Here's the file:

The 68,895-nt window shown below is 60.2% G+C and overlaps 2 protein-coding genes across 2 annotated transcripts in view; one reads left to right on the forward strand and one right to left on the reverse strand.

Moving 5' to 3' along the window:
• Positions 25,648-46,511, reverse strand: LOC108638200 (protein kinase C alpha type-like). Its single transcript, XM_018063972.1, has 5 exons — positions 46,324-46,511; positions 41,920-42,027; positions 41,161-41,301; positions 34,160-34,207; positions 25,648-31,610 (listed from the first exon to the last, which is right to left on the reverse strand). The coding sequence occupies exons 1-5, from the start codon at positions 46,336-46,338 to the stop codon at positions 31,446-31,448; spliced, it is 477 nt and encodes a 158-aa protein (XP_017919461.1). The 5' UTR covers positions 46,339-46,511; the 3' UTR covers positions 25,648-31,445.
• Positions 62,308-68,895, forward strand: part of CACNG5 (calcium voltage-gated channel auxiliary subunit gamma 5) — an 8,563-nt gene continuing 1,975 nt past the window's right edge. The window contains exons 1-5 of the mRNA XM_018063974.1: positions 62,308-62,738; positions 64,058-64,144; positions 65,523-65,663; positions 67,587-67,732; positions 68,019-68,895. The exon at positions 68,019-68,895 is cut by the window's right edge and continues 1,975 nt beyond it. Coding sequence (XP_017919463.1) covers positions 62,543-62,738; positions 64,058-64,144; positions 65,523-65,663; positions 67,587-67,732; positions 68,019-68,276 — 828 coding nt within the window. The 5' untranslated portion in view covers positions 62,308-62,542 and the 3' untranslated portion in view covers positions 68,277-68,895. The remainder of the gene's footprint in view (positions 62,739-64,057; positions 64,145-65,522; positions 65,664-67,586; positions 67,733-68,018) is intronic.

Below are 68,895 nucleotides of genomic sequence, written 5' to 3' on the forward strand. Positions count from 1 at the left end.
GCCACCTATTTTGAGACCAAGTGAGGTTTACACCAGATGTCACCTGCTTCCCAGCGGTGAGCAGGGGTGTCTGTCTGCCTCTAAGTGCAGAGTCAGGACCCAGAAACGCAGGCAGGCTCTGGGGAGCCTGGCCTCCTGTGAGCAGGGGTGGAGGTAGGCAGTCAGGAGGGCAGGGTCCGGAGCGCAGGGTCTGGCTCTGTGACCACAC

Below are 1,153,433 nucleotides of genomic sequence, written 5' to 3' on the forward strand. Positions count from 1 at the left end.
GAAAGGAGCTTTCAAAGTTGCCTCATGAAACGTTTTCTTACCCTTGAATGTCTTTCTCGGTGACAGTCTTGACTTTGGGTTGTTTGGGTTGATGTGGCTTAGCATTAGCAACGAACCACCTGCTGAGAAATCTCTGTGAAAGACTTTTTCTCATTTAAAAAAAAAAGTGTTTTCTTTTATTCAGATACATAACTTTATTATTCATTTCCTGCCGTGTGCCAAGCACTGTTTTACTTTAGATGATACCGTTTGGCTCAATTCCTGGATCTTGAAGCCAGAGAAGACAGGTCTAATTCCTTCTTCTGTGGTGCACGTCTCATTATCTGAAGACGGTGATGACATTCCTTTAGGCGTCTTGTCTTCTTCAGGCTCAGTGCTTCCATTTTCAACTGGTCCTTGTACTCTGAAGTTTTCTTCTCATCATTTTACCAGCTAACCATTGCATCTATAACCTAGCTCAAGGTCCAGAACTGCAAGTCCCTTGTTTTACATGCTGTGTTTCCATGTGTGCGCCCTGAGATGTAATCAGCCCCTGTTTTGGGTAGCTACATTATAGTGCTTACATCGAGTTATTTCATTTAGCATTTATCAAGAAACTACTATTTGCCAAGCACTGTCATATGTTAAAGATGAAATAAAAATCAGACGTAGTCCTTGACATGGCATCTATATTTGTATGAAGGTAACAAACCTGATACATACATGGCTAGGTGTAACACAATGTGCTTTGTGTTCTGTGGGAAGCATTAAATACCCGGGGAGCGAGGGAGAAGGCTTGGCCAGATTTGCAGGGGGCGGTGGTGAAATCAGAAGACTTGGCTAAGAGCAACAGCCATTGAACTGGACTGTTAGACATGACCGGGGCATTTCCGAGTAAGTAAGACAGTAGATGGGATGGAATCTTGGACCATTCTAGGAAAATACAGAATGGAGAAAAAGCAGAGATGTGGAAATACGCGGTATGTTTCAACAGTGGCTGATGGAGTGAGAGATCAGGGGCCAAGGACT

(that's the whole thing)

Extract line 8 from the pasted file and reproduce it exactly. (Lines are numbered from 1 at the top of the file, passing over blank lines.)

GAAAGGAGCTTTCAAAGTTGCCTCATGAAACGTTTTCTTACCCTTGAATGTCTTTCTCGGTGACAGTCTTGACTTTGGGTTGTTTGGGTTGATGTGGCTTAGCATTAGCAACGAACCACCTGCTGAGAAATCTCTGTGAAAGACTTTTTCTCATTTAAAAAAAAAAGTGTTTTCTTTTATTCAGATACATAACTTTATTATTCATTTCCTGCCGTGTGCCAAGCACTGTTTTACTTTAGATGATACCGTTTGGCTCAATTCCTGGATCTTGAAGCCAGAGAAGACAGGTCTAATTCCTTCTTCTGTGGTGCACGTCTCATTATCTGAAGACGGTGATGACATTCCTTTAGGCGTCTTGTCTTCTTCAGGCTCAGTGCTTCCATTTTCAACTGGTCCTTGTACTCTGAAGTTTTCTTCTCATCATTTTACCAGCTAACCATTGCATCTATAACCTAGCTCAAGGTCCAGAACTGCAAGTCCCTTGTTTTACATGCTGTGTTTCCATGTGTGCGCCCTGAGATGTAATCAGCCCCTGTTTTGGGTAGCTACATTATAGTGCTTACATCGAGTTATTTCATTTAGCATTTATCAAGAAACTACTATTTGCCAAGCACTGTCATATGTTAAAGATGAAATAAAAATCAGACGTAGTCCTTGACATGGCATCTATATTTGTATGAAGGTAACAAACCTGATACATACATGGCTAGGTGTAACACAATGTGCTTTGTGTTCTGTGGGAAGCATTAAATACCCGGGGAGCGAGGGAGAAGGCTTGGCCAGATTTGCAGGGGGCGGTGGTGAAATCAGAAGACTTGGCTAAGAGCAACAGCCATTGAACTGGACTGTTAGACATGACCGGGGCATTTCCGAGTAAGTAAGACAGTAGATGGGATGGAATCTTGGACCATTCTAGGAAAATACAGAATGGAGAAAAAGCAGAGATGTGGAAATACGCGGTATGTTTCAACAGTGGCTGATGGAGTGAGAGATCAGGGGCCAAGGACT